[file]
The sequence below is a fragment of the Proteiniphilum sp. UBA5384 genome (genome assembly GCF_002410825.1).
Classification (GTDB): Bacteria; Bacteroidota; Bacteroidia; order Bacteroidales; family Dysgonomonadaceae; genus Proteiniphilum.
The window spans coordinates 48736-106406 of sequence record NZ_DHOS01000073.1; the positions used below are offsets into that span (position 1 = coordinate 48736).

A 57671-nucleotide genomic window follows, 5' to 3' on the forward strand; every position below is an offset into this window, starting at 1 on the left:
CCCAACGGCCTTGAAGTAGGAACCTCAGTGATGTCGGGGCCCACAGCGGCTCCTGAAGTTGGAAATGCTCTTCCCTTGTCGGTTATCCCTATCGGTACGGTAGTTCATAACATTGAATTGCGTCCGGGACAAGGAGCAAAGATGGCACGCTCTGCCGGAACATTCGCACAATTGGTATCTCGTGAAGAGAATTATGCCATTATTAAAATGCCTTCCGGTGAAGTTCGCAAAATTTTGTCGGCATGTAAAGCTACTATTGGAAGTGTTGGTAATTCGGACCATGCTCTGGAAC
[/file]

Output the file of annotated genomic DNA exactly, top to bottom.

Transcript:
The sequence below is a fragment of the Proteiniphilum sp. UBA5384 genome (genome assembly GCF_002410825.1).
Classification (GTDB): Bacteria; Bacteroidota; Bacteroidia; order Bacteroidales; family Dysgonomonadaceae; genus Proteiniphilum.
The window spans coordinates 48736-106406 of sequence record NZ_DHOS01000073.1; the positions used below are offsets into that span (position 1 = coordinate 48736).

A 57671-nucleotide genomic window follows, 5' to 3' on the forward strand; every position below is an offset into this window, starting at 1 on the left:
CCCAACGGCCTTGAAGTAGGAACCTCAGTGATGTCGGGGCCCACAGCGGCTCCTGAAGTTGGAAATGCTCTTCCCTTGTCGGTTATCCCTATCGGTACGGTAGTTCATAACATTGAATTGCGTCCGGGACAAGGAGCAAAGATGGCACGCTCTGCCGGAACATTCGCACAATTGGTATCTCGTGAAGAGAATTATGCCATTATTAAAATGCCTTCCGGTGAAGTTCGCAAAATTTTGTCGGCATGTAAAGCTACTATTGGAAGTGTTGGTAATTCGGACCATGCTCTGGAAC